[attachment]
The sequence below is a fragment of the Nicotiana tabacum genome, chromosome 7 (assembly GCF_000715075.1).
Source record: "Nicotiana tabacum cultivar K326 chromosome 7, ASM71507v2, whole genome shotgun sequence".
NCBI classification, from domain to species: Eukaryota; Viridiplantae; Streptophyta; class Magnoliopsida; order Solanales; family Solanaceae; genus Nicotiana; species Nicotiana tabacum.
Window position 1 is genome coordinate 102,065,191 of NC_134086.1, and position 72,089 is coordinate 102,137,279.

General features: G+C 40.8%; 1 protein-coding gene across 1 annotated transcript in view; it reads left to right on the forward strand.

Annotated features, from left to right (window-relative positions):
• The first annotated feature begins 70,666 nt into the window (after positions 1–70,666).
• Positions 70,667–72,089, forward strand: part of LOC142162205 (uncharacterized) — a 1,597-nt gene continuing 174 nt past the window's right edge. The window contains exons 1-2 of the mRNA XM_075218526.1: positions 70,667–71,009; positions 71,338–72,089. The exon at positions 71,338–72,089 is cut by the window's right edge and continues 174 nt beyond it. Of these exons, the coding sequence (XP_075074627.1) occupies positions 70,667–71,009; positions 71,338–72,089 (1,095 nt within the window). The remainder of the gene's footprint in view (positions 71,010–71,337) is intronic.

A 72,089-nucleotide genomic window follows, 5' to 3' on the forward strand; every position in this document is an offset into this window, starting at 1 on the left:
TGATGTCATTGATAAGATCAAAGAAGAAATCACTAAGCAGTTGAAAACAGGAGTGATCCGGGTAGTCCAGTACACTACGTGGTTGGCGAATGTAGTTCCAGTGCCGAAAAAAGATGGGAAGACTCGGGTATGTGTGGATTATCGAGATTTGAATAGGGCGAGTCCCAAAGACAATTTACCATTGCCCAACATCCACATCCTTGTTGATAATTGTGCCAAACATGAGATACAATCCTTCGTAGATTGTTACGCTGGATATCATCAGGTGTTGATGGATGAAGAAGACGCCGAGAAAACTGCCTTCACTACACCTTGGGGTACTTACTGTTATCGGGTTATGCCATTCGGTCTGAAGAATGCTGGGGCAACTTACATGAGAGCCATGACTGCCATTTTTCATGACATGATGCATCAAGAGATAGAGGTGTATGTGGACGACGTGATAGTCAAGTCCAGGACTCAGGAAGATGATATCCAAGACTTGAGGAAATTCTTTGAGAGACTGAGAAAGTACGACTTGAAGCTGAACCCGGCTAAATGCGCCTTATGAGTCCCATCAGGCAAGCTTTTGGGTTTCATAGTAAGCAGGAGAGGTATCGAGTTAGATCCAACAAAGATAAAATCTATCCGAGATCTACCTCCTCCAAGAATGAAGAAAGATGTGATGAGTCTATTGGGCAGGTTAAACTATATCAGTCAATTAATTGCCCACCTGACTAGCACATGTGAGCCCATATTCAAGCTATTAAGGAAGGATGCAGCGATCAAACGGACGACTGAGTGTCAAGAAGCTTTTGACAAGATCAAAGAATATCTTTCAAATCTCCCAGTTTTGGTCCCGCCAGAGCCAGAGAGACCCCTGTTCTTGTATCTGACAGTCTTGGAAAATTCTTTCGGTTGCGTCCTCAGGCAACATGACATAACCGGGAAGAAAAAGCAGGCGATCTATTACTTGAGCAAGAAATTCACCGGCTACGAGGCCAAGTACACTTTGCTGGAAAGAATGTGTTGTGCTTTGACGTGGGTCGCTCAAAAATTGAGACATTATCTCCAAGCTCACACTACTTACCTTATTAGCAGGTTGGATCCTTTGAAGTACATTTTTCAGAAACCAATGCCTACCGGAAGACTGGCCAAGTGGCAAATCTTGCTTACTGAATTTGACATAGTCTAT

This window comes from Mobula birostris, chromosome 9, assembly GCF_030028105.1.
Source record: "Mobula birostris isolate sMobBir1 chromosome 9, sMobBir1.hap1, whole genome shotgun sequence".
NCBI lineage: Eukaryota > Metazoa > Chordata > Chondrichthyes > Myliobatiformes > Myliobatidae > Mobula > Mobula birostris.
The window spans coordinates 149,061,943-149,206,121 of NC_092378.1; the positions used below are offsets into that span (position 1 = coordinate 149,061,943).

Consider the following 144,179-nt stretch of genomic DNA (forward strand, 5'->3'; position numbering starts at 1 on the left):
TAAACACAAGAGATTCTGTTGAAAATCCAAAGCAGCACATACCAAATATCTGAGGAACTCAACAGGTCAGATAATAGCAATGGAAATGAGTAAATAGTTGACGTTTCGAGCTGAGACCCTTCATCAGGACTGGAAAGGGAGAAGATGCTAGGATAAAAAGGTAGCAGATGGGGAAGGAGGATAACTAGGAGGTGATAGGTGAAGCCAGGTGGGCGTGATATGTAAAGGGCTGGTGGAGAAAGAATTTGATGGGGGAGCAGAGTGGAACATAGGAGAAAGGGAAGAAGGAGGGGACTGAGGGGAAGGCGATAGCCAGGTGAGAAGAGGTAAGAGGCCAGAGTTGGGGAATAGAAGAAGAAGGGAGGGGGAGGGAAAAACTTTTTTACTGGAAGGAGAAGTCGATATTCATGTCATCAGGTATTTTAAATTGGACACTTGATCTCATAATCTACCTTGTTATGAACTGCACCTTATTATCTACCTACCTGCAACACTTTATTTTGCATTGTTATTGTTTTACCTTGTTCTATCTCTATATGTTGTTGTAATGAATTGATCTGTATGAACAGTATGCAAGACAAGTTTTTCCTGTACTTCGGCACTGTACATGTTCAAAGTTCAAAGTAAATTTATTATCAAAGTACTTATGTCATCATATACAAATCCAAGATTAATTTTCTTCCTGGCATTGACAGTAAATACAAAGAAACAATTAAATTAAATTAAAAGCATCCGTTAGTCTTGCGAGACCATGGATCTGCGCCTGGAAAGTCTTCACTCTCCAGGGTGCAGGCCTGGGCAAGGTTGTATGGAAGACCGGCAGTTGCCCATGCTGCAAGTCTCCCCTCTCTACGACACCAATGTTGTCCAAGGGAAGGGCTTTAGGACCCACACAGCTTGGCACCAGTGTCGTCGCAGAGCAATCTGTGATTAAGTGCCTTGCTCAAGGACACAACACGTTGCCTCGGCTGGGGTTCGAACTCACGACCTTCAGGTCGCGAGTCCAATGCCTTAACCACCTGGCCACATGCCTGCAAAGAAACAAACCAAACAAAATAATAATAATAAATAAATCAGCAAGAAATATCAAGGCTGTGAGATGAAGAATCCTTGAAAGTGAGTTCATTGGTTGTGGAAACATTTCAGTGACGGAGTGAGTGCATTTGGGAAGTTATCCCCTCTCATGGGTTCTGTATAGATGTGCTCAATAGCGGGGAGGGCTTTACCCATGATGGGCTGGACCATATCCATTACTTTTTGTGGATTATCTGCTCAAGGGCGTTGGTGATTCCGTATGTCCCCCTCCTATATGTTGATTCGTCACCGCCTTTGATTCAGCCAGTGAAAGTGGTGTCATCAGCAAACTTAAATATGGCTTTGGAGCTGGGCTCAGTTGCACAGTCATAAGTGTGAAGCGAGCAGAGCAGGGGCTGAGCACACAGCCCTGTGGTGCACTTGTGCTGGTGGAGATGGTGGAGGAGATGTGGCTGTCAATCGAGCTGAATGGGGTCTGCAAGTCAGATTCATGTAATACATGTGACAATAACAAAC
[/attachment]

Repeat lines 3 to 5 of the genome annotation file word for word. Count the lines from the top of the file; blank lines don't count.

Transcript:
NCBI classification, from domain to species: Eukaryota; Viridiplantae; Streptophyta; class Magnoliopsida; order Solanales; family Solanaceae; genus Nicotiana; species Nicotiana tabacum.
Window position 1 is genome coordinate 102,065,191 of NC_134086.1, and position 72,089 is coordinate 102,137,279.

General features: G+C 40.8%; 1 protein-coding gene across 1 annotated transcript in view; it reads left to right on the forward strand.